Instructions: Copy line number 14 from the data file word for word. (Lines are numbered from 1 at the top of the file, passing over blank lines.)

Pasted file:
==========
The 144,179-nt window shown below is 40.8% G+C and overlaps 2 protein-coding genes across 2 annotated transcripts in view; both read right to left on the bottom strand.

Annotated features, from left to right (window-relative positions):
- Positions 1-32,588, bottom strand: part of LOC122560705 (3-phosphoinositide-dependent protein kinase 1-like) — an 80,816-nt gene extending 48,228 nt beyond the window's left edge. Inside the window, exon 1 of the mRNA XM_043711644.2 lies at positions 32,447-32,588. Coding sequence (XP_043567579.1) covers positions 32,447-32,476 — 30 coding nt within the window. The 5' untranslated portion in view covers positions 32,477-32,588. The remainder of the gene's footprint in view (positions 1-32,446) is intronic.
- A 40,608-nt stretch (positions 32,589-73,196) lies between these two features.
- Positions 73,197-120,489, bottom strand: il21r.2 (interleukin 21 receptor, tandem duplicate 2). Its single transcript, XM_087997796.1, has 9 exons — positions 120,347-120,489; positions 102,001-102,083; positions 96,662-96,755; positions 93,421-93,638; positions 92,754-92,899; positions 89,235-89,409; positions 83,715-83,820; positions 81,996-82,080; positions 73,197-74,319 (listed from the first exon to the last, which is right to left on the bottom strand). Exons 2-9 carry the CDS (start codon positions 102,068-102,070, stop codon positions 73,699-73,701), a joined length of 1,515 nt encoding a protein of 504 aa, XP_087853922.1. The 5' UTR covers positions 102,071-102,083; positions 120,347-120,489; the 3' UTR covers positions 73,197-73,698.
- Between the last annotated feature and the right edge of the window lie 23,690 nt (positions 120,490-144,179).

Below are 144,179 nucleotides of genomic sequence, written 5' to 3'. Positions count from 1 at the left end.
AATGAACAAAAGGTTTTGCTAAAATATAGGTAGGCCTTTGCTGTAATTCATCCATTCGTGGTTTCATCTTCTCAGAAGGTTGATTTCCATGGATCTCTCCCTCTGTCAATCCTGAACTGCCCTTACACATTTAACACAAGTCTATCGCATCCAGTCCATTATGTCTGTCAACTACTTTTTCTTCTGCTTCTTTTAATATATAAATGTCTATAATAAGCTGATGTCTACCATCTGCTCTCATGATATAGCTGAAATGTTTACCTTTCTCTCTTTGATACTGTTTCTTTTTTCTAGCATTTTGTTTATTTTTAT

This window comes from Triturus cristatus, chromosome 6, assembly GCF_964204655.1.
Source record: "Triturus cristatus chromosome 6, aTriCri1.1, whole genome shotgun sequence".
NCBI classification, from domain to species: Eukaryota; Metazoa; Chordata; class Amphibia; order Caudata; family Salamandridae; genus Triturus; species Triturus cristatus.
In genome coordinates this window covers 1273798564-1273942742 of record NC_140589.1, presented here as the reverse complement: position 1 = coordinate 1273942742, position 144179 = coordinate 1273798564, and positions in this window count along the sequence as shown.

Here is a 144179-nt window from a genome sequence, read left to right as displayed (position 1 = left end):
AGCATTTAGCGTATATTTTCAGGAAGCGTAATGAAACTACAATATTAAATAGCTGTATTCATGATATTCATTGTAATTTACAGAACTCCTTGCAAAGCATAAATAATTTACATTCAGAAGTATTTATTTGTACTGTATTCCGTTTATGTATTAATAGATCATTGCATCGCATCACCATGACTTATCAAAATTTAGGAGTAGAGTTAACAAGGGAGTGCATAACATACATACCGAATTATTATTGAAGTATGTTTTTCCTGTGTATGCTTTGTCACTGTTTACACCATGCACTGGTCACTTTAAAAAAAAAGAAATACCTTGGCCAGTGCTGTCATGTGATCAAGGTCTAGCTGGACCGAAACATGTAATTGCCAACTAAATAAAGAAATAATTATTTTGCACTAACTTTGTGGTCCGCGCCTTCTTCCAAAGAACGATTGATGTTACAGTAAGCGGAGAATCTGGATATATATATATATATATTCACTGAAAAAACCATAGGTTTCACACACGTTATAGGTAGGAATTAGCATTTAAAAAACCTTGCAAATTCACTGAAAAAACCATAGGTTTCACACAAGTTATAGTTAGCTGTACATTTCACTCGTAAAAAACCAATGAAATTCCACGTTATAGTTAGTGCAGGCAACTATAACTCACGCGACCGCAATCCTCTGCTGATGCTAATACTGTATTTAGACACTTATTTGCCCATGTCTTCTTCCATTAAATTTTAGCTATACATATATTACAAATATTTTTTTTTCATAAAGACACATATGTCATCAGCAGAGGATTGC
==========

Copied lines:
AGCATTTAGCGTATATTTTCAGGAAGCGTAATGAAACTACAATATTAAATAGCTGTATTCATGATATTCATTGTAATTTACAGAACTCCTTGCAAAGCATAAATAATTTACATTCAGAAGTATTTATTTGTACTGTATTCCGTTTATGTATTAATAGATCATTGCATCGCATCACCATGACTTATCAAAATTTAGGAGTAGAGTTAACAAGGGAGTGCATAACATACATACCGAATTATTATTGAAGTATGTTTTTCCTGTGTATGCTTTGTCACTGTTTACACCATGCACTGGTCACTTTAAAAAAAAAGAAATACCTTGGCCAGTGCTGTCATGTGATCAAGGTCTAGCTGGACCGAAACATGTAATTGCCAACTAAATAAAGAAATAATTATTTTGCACTAACTTTGTGGTCCGCGCCTTCTTCCAAAGAACGATTGATGTTACAGTAAGCGGAGAATCTGGATATATATATATATATATTCACTGAAAAAACCATAGGTTTCACACACGTTATAGGTAGGAATTAGCATTTAAAAAACCTTGCAAATTCACTGAAAAAACCATAGGTTTCACACAAGTTATAGTTAGCTGTACATTTCACTCGTAAAAAACCAATGAAATTCCACGTTATAGTTAGTGCAGGCAACTATAACTCACGCGACCGCAATCCTCTGCTGATGCTAATACTGTATTTAGACACTTATTTGCCCATGTCTTCTTCCATTAAATTTTAGCTATACATATATTACAAATATTTTTTTTTCATAAAGACACATATGTCATCAGCAGAGGATTGC